When your program gets control via a timer interrupt INT 08H or INT 1cH
or the keyboard interrupt INT 09H or any asynchronously-generated event,
you must be very careful about using DOS functions.

The reason is that DOS is not reentrant.  DOS might be processing a
service call at the time of the interrupt.  If you then issue another
INT 21H, you risk disaster.

In general, when InDOS is set, you may use only DOS fns 01H-0cH (low-level
character I/O).  When it is clear, you can use all DOS fns.  An exception
occurs during INT 28H (see below).

  InDOS Detection  
Your program can check the state of the InDOS Flag as follows:
  Early on (before you need it!) use DOS fn 34H (Get InDOS addr).  Save
the value returned in ES:BX.

  Before popping up, check the byte at the InDOS address.  A non-zero
value means beware!.  When InDOS is non-zero, DOS is processing an
INT 21H service call and you must NOT use any DOS services except the
low-level character I/O fns 01H-0cH.

  INT 28H: OK to ignore InDOS  
DOS invokes INT 28H (DOS Idle) when it is waiting for keyboard input and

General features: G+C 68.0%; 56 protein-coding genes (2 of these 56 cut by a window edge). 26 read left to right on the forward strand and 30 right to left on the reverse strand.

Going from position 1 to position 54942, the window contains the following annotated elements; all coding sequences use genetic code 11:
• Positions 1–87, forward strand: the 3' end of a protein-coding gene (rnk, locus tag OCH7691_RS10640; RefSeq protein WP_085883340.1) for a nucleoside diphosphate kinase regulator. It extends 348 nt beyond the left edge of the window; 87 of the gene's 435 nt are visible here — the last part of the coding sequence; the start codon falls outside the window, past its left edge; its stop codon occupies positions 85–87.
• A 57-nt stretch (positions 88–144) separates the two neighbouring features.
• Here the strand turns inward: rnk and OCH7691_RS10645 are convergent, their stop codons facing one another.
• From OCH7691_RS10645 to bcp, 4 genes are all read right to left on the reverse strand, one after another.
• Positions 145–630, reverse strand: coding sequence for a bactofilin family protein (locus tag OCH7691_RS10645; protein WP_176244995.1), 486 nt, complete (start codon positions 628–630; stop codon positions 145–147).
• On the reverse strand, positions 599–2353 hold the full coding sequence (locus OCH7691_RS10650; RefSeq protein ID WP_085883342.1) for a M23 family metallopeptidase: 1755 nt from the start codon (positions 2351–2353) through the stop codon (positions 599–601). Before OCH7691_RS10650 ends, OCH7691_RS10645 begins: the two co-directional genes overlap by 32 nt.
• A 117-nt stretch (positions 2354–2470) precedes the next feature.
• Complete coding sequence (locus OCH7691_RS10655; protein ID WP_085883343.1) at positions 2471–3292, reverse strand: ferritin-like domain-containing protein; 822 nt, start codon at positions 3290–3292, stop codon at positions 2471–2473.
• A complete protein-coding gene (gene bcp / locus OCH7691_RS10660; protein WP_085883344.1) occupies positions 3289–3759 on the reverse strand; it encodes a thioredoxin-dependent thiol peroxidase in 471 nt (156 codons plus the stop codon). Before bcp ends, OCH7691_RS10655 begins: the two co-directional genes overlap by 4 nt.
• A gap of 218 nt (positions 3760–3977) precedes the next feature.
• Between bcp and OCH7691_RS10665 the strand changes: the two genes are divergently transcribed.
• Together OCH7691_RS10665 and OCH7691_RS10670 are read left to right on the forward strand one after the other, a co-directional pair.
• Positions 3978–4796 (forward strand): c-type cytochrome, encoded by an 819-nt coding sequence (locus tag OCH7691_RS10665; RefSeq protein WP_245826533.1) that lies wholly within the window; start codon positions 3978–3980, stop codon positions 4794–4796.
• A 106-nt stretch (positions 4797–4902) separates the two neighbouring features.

it takes special precautions before making the call.  It switches stacks,
making available all DOS functions except fns 01H-0cH.

Thus, your TSR can hook INT 28H and popup with almost full availability of
DOS services regardless of the InDOS setting -- you can open/read/close
files, etc.

But when taking control under INT 28H, do remember to avoid DOS fns
01H-0cH.  For instance, to display text, use fn 40H or drop down to BIOS
fn INT 10H 0eH.  If you simply must use fns 01H-0cH, you must set the
ErrorMode Flag to 1 beforehand (and use only fns 01H-0cH while it is set).

See Also: DOS fn 34H (get InDOS and ErrorMode address)
DOS fn 01H-0CH (low-level character I/O)
INT 24H (Critical Error Handler)
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InDOS Flag